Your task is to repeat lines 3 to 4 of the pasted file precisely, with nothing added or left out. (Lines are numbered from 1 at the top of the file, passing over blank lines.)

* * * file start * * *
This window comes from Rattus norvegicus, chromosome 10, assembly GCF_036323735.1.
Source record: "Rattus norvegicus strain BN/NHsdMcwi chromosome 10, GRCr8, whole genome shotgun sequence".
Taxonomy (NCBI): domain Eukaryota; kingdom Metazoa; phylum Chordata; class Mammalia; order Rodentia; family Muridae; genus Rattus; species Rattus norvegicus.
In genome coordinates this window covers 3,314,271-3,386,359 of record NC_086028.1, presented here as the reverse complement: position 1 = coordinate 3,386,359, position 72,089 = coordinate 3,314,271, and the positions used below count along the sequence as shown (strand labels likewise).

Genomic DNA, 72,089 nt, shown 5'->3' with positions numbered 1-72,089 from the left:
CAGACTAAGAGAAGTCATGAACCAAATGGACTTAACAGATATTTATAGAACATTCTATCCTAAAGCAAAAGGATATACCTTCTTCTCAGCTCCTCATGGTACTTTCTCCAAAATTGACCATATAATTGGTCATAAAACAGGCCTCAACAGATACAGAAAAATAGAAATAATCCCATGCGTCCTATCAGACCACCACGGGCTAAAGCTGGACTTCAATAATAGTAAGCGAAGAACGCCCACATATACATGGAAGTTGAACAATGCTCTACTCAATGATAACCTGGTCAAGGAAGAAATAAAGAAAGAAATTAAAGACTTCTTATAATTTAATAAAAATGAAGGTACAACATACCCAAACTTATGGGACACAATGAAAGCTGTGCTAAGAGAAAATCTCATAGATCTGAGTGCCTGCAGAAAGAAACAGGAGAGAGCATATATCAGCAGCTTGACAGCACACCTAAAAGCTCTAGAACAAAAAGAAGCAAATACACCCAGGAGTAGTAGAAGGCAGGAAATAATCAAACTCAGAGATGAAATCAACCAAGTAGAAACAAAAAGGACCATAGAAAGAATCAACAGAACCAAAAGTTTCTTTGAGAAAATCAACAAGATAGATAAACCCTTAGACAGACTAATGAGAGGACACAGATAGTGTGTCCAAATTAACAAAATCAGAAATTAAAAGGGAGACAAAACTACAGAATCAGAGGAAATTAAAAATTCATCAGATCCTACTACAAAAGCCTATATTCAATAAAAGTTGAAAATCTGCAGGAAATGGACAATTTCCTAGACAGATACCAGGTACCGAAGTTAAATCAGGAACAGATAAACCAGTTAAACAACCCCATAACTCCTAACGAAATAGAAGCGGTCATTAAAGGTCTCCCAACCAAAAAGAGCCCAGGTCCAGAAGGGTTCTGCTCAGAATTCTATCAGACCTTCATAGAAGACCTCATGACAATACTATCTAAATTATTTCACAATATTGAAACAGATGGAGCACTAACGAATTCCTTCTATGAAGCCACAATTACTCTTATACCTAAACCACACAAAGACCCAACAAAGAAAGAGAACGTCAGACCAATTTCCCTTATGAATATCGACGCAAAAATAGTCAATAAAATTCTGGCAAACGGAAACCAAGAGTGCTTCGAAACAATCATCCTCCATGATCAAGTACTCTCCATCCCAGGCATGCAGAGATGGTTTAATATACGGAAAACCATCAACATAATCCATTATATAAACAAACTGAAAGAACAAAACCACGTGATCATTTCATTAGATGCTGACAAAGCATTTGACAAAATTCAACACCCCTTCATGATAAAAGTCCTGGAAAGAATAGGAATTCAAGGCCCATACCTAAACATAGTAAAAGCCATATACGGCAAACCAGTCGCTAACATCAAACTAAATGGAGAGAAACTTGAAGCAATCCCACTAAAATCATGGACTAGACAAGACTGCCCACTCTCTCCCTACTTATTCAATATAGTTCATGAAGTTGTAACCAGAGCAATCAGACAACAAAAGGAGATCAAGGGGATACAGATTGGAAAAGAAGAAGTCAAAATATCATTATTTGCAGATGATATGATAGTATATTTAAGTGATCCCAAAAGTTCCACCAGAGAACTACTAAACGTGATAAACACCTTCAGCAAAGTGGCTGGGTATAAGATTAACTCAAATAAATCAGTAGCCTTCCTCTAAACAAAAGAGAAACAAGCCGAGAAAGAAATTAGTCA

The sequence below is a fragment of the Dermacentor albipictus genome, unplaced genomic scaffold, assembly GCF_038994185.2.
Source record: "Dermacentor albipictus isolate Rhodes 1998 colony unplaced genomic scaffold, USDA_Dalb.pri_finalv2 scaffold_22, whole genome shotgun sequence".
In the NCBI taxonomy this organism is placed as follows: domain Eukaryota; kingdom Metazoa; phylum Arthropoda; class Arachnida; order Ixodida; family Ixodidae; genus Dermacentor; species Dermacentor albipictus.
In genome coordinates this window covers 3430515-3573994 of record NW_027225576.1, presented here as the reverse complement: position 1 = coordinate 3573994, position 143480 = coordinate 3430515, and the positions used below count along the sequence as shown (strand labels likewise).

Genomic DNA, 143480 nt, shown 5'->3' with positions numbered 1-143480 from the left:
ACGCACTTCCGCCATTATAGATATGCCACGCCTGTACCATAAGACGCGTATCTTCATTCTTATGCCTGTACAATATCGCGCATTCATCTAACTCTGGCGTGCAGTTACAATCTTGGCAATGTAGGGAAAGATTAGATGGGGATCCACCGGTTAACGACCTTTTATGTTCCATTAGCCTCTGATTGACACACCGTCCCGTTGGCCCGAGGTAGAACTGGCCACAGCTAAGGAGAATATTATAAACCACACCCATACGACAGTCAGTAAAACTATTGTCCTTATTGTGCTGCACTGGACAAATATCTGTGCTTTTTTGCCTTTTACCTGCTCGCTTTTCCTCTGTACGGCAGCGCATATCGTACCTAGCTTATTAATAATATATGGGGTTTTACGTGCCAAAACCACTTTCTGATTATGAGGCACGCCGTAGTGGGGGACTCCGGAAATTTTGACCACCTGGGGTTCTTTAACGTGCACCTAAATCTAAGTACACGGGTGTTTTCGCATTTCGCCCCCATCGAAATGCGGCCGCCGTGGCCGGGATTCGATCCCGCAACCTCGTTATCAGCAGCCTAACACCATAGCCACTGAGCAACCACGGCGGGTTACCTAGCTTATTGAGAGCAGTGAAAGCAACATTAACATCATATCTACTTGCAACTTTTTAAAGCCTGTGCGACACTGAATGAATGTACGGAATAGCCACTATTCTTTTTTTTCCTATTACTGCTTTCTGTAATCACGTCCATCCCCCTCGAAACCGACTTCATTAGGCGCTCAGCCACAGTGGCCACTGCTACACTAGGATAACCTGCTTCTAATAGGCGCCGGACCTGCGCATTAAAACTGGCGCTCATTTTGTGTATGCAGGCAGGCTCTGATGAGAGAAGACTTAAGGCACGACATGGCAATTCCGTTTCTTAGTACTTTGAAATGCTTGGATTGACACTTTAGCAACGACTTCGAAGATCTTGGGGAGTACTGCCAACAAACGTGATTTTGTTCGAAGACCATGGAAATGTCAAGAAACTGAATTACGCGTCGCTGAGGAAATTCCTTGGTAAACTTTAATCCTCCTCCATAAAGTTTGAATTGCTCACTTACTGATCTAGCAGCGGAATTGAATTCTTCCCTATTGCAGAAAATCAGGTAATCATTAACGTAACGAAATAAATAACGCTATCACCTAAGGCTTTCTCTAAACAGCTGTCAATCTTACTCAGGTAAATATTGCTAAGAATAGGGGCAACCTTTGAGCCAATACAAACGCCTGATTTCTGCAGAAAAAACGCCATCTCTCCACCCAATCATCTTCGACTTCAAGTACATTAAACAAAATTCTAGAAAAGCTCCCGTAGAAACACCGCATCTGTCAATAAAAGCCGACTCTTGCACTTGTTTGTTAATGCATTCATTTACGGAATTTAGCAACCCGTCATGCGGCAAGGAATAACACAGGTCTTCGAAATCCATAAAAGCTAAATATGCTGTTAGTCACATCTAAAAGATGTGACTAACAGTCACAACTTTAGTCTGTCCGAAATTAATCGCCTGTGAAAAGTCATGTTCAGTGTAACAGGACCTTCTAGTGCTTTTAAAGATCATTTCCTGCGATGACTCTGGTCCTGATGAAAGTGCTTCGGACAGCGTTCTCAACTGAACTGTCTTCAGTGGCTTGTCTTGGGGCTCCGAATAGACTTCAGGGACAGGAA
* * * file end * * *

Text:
Taxonomy (NCBI): domain Eukaryota; kingdom Metazoa; phylum Chordata; class Mammalia; order Rodentia; family Muridae; genus Rattus; species Rattus norvegicus.
In genome coordinates this window covers 3,314,271-3,386,359 of record NC_086028.1, presented here as the reverse complement: position 1 = coordinate 3,386,359, position 72,089 = coordinate 3,314,271, and the positions used below count along the sequence as shown (strand labels likewise).